I believe that the effect is only possible through film, which makes it kind of extra-interesting. If you see this in real-life, the wheels would just blur around and around, but when the revolutions of the bike wheel are synchronized just so with the shutter speed of the camera, you get a simple animation effect.
I’m neither a doctor nor a dyslexic, so can’t vouch for the claims in this video, but it strikes me as something that would work, based on my casual knowledge of the condition. Very interesting approach to it, that’s for sure — even if the font does look a little like Chiller.
When they were making The Karate Kid, they decided to shoot each scene’s rehearsal with budget cameras so the actors could watch themselves back afterwards. Now it’s been edited together so that it forms a version of the movie that looks like it was shot and made by eighth graders in their basement, including loads of unseen scenes.
(That green clears up after a couple of minutes.)
Part 2 is here, and it’s pretty easy to find the rest of the parts from there.
It’s a stunningly simple idea — obvious when you’ve seen it. And, in a variety of colours, it’ll set you back €15, plus shipping. That’s a mite too high for something that it readily available in its standard, fingertip burning form at Dollaramas around the country.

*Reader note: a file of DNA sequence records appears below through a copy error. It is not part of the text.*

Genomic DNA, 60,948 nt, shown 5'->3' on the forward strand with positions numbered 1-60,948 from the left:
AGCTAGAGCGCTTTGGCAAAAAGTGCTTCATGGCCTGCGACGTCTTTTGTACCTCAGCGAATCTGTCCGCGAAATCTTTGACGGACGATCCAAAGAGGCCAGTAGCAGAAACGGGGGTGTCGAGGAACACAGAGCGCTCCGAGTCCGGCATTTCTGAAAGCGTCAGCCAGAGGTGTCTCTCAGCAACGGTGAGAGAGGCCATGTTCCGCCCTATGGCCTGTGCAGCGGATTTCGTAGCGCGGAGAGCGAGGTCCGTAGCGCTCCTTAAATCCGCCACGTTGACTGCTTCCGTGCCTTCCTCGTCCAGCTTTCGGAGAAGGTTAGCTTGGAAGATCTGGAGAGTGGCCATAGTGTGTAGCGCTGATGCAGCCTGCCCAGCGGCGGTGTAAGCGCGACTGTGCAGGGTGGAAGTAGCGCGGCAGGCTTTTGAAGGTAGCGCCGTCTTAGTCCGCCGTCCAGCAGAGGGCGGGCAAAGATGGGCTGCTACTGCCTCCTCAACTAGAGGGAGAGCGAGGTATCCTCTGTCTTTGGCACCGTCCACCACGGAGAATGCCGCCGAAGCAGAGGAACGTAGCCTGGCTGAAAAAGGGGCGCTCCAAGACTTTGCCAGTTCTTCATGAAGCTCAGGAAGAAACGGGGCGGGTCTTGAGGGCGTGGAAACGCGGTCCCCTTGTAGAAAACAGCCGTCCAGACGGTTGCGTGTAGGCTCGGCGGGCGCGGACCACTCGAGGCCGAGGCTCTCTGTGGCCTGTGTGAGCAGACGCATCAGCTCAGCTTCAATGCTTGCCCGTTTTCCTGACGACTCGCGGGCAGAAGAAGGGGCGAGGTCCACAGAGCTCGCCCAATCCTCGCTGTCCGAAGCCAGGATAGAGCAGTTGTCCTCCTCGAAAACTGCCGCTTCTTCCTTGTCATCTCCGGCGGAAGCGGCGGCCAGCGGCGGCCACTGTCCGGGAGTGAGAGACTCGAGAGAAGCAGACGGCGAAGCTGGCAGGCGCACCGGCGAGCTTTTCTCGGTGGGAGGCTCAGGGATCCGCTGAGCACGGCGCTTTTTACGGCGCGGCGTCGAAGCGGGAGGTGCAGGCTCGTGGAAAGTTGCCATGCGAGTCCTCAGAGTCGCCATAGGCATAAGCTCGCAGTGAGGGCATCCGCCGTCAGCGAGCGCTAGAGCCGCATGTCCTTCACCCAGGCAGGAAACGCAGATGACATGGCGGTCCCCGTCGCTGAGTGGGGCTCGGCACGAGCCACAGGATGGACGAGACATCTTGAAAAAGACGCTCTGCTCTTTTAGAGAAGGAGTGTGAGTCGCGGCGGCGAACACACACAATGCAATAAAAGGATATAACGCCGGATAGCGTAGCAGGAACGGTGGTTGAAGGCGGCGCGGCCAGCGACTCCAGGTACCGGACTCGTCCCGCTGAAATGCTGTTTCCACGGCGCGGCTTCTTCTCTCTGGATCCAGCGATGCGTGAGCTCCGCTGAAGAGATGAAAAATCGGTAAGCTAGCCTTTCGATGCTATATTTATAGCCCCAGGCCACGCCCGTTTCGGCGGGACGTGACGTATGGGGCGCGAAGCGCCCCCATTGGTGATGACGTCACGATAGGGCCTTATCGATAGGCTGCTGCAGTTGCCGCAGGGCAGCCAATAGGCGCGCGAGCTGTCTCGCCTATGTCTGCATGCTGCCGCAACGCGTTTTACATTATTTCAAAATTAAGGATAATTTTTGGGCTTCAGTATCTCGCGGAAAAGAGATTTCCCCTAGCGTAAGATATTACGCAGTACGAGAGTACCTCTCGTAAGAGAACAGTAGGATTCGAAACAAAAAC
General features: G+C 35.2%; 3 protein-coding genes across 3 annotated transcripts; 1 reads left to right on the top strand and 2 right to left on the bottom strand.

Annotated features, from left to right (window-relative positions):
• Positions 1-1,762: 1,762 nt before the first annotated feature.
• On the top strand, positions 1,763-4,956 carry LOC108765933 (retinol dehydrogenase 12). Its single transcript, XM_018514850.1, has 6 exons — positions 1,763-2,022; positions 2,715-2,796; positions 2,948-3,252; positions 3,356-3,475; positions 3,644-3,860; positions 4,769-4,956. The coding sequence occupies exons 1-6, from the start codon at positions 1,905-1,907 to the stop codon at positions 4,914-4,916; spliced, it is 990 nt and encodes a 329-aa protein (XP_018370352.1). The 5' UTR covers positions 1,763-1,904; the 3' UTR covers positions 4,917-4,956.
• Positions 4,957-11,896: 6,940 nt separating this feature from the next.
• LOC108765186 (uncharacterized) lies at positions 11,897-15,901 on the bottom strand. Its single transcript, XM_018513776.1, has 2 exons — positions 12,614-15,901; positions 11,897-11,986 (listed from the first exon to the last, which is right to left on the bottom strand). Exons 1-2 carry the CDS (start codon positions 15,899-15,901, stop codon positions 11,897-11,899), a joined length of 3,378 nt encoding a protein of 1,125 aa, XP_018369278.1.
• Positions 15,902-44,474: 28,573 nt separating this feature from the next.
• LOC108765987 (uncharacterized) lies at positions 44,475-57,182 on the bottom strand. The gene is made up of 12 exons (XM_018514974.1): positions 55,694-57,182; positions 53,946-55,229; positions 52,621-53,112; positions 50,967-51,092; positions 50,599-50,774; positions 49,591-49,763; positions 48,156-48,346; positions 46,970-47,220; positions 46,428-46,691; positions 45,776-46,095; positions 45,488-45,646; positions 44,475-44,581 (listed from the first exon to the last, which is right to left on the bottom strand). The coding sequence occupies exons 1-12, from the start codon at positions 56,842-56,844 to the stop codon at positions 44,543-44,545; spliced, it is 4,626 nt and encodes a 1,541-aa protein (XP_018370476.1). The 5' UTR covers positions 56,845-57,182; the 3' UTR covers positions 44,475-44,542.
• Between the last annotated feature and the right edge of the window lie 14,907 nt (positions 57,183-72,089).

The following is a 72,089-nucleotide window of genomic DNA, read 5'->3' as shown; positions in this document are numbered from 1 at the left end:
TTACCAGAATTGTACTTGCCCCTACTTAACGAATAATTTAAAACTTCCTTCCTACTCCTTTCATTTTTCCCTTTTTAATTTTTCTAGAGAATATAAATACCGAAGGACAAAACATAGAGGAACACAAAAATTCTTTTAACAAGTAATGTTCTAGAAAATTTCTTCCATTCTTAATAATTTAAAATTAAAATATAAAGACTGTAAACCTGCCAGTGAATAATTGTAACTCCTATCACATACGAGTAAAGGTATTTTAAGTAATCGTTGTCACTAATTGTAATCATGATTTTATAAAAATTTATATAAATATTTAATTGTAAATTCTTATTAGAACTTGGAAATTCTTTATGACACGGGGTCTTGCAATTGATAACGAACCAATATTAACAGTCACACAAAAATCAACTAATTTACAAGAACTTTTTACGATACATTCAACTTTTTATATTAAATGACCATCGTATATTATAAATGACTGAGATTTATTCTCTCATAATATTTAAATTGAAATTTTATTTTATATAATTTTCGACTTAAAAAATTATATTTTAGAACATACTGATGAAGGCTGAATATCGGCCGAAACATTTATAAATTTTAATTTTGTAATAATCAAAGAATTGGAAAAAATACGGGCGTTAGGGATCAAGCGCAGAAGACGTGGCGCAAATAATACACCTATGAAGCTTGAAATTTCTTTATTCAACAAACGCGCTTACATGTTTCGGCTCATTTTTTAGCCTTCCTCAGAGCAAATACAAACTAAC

I wonder if you could just heat up a soldering iron and make your own, or something?
I live about 200 km from the city of Winnipeg. But nobody says that. Everyone always says “two hours,” because that’s how long it takes to get there.
Time is how people think of travel. Distance is useful mainly as an approximation of time. So that’s why a map that throws out that slavish devotion to geography, and instead concentrates on travel times, would be so useful!
Which is exactly what TimeMaps does (sorry, it’s in Dutch). By mapping out the Netherlands and correlating it with train schedules, recent design grad Vincent Meertens has made a web-app that visualizes how the “distance” (travel time) grows and shrinks over the course of a day. That is, when the trains run less often, like at night, it takes a lot longer to get where you’re going. And the map gets bigger, to represent that.